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The Mesa Press

The Mesa Press

The independent student news site of San Diego Mesa College.

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The Mesa Press

The Mesa Press

Mesa athletics trainer helps save life of senior athlete

Mesa+athletics+trainer+Yuki+Matsuzawa+received+the+Heart+Hero+Award+for+his+actions.
Yuki Matsuzawa
Mesa athletics trainer Yuki Matsuzawa received the Heart Hero Award for his actions.

San Diego Mesa College athletics trainer Yuki Matsuzawa helped save the life of a 66-year-old athlete, who suddenly collapsed during the annual Senior Games Track Meet held at Merrill Douglas Stadium on Sept. 18.  

Matsuzawa was not originally scheduled to work on this day. The Mesa athletic trainers typically have Sundays off, but he volunteered to work at this on-campus event.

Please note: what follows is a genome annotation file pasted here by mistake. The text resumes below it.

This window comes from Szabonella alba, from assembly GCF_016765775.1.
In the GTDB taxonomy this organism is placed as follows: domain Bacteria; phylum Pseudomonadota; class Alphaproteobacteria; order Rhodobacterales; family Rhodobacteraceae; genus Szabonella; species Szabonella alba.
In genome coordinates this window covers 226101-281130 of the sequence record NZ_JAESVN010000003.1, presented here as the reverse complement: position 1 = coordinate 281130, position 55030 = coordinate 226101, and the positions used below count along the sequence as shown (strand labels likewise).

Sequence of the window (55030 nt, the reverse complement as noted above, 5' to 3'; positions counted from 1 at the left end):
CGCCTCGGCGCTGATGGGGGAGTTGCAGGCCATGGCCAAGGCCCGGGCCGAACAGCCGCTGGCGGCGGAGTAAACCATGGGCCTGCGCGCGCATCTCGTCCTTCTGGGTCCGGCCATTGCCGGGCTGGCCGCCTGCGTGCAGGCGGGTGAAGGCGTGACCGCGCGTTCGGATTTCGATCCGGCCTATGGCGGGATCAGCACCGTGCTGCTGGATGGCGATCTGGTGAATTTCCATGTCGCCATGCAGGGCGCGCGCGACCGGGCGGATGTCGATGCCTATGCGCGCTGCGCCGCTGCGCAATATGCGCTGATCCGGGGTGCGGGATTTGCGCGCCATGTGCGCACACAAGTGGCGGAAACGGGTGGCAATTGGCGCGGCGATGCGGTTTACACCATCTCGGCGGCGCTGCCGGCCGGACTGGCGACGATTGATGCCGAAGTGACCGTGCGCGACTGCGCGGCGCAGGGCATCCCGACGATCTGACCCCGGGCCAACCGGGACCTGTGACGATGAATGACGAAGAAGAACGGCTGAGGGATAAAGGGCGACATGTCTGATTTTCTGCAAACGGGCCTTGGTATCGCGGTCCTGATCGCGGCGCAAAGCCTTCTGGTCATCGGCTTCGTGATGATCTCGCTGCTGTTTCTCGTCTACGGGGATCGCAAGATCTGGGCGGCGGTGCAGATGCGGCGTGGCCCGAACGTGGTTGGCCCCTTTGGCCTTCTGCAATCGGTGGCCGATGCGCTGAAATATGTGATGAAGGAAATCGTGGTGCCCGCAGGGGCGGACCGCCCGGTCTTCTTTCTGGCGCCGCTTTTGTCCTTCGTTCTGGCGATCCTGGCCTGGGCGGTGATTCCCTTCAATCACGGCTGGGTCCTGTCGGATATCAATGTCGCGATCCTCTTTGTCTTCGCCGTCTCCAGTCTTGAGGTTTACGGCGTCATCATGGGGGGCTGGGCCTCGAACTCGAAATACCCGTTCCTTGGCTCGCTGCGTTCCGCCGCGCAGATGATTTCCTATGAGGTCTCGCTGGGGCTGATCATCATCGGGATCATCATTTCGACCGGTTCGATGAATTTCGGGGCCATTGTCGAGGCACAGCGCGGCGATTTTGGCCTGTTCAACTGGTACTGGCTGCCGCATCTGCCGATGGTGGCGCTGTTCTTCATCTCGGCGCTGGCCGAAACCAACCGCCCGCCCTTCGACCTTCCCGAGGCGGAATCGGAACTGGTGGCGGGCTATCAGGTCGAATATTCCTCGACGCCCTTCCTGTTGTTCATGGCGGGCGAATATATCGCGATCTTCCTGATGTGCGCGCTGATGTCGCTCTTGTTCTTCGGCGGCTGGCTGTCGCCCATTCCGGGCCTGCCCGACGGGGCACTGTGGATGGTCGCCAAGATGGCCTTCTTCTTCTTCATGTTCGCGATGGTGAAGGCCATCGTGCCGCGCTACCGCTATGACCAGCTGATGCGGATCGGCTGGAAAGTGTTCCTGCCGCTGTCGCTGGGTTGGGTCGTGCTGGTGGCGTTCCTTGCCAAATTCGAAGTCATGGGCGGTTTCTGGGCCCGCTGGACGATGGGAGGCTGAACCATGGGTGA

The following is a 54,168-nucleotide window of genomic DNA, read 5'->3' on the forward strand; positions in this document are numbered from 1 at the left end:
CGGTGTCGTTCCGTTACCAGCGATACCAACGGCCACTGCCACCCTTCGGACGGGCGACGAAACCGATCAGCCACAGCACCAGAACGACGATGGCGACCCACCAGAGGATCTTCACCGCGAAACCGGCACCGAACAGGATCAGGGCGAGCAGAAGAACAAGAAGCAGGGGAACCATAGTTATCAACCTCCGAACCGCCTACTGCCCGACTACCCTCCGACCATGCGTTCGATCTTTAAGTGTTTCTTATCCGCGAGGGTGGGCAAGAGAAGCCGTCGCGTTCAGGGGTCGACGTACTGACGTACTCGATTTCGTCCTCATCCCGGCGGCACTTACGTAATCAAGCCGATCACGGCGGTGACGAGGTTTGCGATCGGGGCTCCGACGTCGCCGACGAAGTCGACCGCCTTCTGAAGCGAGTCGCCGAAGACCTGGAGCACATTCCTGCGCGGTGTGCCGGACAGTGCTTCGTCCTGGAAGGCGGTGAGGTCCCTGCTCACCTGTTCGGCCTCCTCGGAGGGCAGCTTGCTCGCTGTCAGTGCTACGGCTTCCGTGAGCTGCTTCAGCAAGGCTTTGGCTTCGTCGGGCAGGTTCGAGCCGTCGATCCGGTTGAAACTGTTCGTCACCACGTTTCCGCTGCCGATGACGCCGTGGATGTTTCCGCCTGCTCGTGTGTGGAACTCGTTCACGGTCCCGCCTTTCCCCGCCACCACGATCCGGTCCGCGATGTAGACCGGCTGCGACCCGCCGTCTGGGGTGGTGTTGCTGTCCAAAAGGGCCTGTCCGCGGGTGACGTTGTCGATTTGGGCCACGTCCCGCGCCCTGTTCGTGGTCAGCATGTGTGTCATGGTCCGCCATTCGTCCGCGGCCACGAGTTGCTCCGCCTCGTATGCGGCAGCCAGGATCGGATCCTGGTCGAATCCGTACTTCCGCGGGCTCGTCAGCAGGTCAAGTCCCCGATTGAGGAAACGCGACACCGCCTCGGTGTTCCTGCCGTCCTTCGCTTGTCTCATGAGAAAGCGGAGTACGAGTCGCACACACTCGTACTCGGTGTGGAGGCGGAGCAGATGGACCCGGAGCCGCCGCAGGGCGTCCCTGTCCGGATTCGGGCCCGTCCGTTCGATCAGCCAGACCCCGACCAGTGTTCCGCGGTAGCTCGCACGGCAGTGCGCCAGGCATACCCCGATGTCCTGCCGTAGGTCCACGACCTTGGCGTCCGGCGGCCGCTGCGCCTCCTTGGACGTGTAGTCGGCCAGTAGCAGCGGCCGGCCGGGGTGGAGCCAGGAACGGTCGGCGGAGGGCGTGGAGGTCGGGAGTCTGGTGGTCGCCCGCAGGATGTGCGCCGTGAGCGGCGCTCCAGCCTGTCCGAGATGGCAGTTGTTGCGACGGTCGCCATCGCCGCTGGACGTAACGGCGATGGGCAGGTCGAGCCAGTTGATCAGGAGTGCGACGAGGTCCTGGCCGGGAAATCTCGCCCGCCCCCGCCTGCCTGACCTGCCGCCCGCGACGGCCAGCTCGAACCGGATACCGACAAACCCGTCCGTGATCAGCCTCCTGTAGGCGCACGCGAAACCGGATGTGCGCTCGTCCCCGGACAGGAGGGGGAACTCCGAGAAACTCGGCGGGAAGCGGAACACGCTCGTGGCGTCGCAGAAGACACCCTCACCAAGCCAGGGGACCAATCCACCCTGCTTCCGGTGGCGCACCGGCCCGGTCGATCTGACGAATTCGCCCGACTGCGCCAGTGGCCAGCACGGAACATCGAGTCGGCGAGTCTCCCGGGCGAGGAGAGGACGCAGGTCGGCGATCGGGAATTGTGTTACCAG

In an exclusive interview with The Mesa Press, Matsuzawa shared that he arrived at the track meet at 7 a.m. and began to set up for the event. A few hours later, a Mesa student-athlete ran over to his medical tent and informed him that someone had collapsed. He immediately ran over to the man and found him lying facedown. Matsuzawa did not see what had happened, so he asked spectators to explain what they saw. The spectators told him that the man was walking and unexpectedly collapsed. According to Matsuzawa, the man was breathing when he first arrived, but he was clearly extremely confused. 

According to Matsuzawa, the very first thing he did was change the man’s position from facedown to face up, in order to keep the man’s neck stable. Matsuzawa explained that this is critical for administering CPR or using an AED.

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“I wasn’t sure if at that point in time, CPR or an AED would be needed, but I made sure to stabilize the athlete’s neck in case it was,” Matsuzawa said.

Once the man’s neck was stabilized, Matsuzawa asked the man basic questions. The man was not responding, so he immediately made sure that 911 had been called. He was informed that Sidney Garcia and Azucena Hernandez, Mesa student-athletes, had already called.